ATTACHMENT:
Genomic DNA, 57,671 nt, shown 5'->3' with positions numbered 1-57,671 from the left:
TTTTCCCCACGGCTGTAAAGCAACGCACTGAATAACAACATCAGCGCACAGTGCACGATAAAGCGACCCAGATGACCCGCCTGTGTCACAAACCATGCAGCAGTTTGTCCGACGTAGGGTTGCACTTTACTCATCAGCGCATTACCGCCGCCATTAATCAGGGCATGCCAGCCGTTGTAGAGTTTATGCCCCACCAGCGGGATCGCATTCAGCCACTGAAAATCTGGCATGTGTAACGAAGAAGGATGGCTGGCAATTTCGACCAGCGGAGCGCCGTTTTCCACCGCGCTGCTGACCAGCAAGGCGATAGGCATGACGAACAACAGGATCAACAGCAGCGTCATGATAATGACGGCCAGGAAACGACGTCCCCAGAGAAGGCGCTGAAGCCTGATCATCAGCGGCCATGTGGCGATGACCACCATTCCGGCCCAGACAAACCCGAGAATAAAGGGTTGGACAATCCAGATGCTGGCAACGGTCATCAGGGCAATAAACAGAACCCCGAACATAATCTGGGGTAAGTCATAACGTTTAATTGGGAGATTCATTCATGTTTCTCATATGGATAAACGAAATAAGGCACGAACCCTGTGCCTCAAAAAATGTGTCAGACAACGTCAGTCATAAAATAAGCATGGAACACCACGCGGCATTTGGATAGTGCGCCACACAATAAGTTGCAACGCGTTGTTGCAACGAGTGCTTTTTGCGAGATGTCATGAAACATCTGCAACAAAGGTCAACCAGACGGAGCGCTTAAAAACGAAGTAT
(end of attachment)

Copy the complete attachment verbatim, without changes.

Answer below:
Genomic DNA, 57,671 nt, shown 5'->3' with positions numbered 1-57,671 from the left:
TTTTCCCCACGGCTGTAAAGCAACGCACTGAATAACAACATCAGCGCACAGTGCACGATAAAGCGACCCAGATGACCCGCCTGTGTCACAAACCATGCAGCAGTTTGTCCGACGTAGGGTTGCACTTTACTCATCAGCGCATTACCGCCGCCATTAATCAGGGCATGCCAGCCGTTGTAGAGTTTATGCCCCACCAGCGGGATCGCATTCAGCCACTGAAAATCTGGCATGTGTAACGAAGAAGGATGGCTGGCAATTTCGACCAGCGGAGCGCCGTTTTCCACCGCGCTGCTGACCAGCAAGGCGATAGGCATGACGAACAACAGGATCAACAGCAGCGTCATGATAATGACGGCCAGGAAACGACGTCCCCAGAGAAGGCGCTGAAGCCTGATCATCAGCGGCCATGTGGCGATGACCACCATTCCGGCCCAGACAAACCCGAGAATAAAGGGTTGGACAATCCAGATGCTGGCAACGGTCATCAGGGCAATAAACAGAACCCCGAACATAATCTGGGGTAAGTCATAACGTTTAATTGGGAGATTCATTCATGTTTCTCATATGGATAAACGAAATAAGGCACGAACCCTGTGCCTCAAAAAATGTGTCAGACAACGTCAGTCATAAAATAAGCATGGAACACCACGCGGCATTTGGATAGTGCGCCACACAATAAGTTGCAACGCGTTGTTGCAACGAGTGCTTTTTGCGAGATGTCATGAAACATCTGCAACAAAGGTCAACCAGACGGAGCGCTTAAAAACGAAGTAT